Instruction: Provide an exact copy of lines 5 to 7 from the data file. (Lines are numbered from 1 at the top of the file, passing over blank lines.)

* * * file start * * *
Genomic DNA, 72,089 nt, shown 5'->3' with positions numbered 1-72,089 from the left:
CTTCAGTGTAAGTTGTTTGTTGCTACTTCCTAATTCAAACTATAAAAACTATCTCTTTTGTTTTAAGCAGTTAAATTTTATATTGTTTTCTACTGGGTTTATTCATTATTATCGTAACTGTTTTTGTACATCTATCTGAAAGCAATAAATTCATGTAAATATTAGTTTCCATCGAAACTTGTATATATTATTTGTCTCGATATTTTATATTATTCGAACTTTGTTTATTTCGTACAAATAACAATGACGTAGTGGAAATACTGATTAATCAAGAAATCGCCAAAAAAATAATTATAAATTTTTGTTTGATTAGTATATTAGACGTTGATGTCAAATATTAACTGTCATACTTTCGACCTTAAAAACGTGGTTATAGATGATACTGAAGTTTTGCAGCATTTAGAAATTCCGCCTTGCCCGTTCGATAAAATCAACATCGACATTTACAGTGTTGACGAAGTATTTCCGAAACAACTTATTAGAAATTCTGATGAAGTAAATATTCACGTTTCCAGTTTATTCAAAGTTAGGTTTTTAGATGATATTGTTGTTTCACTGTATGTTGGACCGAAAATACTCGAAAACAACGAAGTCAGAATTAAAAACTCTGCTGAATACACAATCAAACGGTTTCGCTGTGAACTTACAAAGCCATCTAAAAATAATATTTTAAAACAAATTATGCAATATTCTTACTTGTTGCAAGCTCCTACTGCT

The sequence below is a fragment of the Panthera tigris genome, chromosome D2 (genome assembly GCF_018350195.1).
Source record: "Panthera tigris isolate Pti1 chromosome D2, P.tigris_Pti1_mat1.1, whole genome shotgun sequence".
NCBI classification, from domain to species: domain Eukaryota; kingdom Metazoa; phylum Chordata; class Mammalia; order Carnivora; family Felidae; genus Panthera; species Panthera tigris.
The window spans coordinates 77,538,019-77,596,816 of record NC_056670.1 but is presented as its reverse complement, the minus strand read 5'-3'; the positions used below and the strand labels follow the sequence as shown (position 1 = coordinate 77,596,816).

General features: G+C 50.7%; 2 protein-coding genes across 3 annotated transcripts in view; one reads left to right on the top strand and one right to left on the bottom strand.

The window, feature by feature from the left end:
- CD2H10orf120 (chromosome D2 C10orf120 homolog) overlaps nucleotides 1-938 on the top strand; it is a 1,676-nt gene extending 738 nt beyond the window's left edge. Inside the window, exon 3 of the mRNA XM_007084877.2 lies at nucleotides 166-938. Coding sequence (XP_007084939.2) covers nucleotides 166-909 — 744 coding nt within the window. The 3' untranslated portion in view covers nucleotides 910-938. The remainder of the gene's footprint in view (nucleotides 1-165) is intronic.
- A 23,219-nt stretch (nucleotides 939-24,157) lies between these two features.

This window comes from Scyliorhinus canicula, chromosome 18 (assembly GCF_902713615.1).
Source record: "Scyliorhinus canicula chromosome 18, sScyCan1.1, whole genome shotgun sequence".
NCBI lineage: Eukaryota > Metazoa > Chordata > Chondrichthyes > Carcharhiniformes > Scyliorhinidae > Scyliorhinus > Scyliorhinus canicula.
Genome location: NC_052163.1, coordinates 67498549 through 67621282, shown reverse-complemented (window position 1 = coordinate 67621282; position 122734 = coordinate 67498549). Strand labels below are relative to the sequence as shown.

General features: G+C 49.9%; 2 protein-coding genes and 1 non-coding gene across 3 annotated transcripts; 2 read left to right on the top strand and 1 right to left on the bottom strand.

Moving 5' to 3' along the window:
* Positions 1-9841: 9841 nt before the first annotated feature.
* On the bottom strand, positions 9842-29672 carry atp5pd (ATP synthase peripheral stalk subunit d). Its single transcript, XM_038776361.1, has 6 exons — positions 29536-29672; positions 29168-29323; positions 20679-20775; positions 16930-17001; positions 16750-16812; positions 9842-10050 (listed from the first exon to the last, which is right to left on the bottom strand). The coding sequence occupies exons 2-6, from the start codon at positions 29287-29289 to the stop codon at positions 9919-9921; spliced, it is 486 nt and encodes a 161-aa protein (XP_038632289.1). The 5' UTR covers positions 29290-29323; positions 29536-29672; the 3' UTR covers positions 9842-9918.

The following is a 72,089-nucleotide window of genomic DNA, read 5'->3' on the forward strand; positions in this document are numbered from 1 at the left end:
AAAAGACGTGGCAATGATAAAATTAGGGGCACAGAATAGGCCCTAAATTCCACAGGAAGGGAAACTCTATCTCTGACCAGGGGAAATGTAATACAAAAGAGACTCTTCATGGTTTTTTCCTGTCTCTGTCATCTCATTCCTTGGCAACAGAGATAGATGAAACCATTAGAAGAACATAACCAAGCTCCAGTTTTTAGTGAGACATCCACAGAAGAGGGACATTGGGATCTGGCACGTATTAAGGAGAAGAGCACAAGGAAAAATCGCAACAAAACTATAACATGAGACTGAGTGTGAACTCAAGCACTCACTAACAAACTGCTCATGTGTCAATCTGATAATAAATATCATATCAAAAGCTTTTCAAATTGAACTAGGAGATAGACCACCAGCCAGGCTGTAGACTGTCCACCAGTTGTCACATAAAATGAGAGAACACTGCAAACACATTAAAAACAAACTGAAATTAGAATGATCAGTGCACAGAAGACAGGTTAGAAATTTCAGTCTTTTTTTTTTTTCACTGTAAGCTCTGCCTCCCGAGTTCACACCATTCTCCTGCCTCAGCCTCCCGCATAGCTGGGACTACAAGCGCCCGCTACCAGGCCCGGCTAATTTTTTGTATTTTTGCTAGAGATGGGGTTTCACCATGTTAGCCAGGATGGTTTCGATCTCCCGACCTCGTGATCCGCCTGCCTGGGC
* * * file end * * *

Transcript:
NCBI classification, from domain to species: domain Eukaryota; kingdom Metazoa; phylum Chordata; class Mammalia; order Carnivora; family Felidae; genus Panthera; species Panthera tigris.
The window spans coordinates 77,538,019-77,596,816 of record NC_056670.1 but is presented as its reverse complement, the minus strand read 5'-3'; the positions used below and the strand labels follow the sequence as shown (position 1 = coordinate 77,596,816).

General features: G+C 50.7%; 2 protein-coding genes across 3 annotated transcripts in view; one reads left to right on the top strand and one right to left on the bottom strand.